In a bid to combat overcrowding, officials from a control room inside the police headquarters in Venice will be tracking every traveller that sets foot in the lagoon city.
The next time you’re in Venice, make sure you smile at the camera, as Big Brother will be watching you. Big Brother, of course, being Venice officials on a mission to save the city from mass tourism.
Using 468 CCTV cameras, optical sensors and a mobile phone-tracing system, these officials will be able to tell residents from visitors, Italians from foreigners, where people are coming from, where they are heading and how fast they are moving.
Every 15 minutes, authorities get a snapshot of how crowded the city is – alongside how many gondolas are sliding on the Canal Grande, whether boats are speeding and if the waters rise to dangerous levels.
Now, a month after cruise ships were banned from the lagoon, Venice city authorities are also preparing to demand that tourists pre-book their visit on an app and charge day-trippers between 3 and 10 euros to enter, depending on the time of the year.
Airport-like turnstiles are being tested to control the flow of people and, should the numbers become overwhelming, stop new visitors from getting in.
Residents, students and commuters will be exempt from the tourist tax. So will those spending at least one night in a Venice hotel, given they will have already paid the overnight tariff of up to 5 euros a day levied by the city.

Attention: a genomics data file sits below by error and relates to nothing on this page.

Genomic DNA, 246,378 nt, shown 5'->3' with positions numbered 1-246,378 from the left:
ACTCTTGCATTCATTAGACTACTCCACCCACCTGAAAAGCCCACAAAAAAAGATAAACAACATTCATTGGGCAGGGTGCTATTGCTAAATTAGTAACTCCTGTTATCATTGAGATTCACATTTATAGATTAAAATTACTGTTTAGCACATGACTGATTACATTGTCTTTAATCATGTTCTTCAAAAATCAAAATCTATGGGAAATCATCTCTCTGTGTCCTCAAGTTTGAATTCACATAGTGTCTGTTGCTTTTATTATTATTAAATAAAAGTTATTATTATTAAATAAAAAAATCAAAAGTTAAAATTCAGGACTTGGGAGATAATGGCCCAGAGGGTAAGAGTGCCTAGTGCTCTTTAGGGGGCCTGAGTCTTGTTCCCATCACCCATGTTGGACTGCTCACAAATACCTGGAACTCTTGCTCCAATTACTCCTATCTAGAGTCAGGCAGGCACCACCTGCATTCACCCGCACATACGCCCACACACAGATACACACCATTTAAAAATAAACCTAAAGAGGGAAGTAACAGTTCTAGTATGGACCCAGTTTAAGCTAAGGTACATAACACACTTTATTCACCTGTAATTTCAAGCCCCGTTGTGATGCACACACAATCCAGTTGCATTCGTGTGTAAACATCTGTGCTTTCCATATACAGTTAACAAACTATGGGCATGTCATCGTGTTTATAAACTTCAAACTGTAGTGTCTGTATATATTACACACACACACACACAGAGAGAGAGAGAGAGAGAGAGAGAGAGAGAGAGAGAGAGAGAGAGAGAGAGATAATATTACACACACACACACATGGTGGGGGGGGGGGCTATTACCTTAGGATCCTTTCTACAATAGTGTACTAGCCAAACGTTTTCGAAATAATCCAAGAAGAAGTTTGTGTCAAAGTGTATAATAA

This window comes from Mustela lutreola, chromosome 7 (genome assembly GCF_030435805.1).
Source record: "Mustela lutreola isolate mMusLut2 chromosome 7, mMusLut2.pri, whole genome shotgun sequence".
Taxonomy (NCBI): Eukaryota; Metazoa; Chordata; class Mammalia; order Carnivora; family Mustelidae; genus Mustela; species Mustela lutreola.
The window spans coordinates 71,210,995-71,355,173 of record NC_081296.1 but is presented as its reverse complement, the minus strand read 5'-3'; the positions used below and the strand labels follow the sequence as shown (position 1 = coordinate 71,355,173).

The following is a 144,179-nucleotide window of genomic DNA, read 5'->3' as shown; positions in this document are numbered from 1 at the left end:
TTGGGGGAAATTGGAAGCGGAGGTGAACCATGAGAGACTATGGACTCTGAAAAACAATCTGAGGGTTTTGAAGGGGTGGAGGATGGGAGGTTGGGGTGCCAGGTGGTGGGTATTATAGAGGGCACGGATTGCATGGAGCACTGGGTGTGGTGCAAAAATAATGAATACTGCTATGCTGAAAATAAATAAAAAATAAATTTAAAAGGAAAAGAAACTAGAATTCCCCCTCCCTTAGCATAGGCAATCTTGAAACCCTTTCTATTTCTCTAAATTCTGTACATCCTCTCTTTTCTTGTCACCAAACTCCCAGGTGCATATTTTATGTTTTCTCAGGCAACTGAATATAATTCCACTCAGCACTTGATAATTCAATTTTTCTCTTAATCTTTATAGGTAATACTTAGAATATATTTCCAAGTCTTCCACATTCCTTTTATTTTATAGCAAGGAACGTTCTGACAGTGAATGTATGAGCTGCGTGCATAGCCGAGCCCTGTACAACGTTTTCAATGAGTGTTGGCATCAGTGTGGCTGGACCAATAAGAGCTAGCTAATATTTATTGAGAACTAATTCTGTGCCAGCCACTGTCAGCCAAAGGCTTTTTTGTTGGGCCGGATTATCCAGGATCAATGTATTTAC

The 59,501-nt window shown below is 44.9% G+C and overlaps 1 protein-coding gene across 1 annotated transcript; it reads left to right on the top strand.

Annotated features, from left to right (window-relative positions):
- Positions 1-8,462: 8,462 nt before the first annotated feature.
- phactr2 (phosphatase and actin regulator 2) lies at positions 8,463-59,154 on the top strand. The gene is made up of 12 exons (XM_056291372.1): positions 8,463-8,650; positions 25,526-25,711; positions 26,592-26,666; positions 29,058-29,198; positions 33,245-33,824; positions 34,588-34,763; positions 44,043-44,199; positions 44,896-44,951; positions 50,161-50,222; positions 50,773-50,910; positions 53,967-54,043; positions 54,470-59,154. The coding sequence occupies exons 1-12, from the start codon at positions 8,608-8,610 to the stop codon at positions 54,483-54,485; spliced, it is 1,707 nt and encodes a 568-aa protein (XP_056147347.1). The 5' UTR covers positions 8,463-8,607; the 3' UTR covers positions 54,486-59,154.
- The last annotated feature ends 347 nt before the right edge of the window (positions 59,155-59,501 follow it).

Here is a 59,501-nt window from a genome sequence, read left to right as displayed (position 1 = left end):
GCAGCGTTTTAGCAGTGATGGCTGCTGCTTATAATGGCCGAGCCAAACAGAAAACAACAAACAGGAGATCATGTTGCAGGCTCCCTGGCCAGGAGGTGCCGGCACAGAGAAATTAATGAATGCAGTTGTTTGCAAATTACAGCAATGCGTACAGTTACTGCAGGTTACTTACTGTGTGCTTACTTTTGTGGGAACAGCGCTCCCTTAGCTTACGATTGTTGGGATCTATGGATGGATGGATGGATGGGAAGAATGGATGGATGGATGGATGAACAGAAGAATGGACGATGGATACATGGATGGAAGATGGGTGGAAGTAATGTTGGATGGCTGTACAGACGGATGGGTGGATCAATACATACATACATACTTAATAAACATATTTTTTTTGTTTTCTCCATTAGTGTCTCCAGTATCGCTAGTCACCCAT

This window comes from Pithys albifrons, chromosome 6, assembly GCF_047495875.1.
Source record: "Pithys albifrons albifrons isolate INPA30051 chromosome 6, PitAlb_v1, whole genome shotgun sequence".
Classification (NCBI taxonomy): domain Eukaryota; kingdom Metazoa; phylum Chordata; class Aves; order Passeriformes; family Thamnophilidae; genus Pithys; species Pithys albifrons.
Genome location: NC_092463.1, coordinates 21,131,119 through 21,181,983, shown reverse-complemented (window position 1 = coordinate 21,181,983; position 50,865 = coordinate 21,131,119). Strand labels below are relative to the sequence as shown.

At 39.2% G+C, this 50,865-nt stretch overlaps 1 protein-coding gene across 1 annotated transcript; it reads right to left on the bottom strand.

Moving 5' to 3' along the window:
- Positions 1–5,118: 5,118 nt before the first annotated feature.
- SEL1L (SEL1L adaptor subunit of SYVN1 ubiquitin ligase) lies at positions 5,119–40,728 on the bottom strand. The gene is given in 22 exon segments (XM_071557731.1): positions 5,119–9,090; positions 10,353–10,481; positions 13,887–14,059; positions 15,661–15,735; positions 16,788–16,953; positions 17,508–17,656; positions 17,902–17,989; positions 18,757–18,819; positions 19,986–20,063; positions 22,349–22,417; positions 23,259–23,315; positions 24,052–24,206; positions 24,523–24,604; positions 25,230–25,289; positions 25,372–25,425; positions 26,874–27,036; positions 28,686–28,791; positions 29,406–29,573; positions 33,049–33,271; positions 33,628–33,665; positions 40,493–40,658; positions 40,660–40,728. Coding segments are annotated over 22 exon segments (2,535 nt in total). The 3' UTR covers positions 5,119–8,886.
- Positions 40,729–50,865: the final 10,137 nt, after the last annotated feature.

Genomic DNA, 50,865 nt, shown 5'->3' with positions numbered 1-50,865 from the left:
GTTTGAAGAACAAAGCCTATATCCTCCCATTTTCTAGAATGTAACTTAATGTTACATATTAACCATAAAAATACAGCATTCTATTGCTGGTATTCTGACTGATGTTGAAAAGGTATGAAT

Venice mayor Luigi Brugnaro says his aim is to make tourism more sustainable in a city visited by 25 million people a year. But he acknowledges the new rules are likely to be a hard sell.
“I expect protests, lawsuits, everything…but I have a duty to make this city liveable for those who inhabit it and also for those who want to visit,” he told foreign reporters on Sunday.
Brugnaro brushed aside concerns about privacy, saying the data collected was anonymous. But his message was clear: by controlling the number of tourists that come to Venice, he also wants travellers to behave.
“There’ll be conditions attached to obtain priority bookings and discounts,” he said. “You can’t come in your swimming suit. You can’t jump from a bridge or get drunk. Whoever comes must respect the city.”
The scheme, first mooted in 2019, was postponed because of COVID-19. During last year’s lockdown, Venetians marvelled at their city’s narrow alleys for once without throngs of tourists, the lagoon waters made pristine by the absence of motorboats.
But as visitors returned to pack St Mark’s Square this summer, officials say Venice cannot afford, for its own survival, to let the numbers go unchecked.
Brugnaro said authorities had yet to decide how many people was too many, and when the new rules would kick in, though they were expected to come into force between next summer and 2023.
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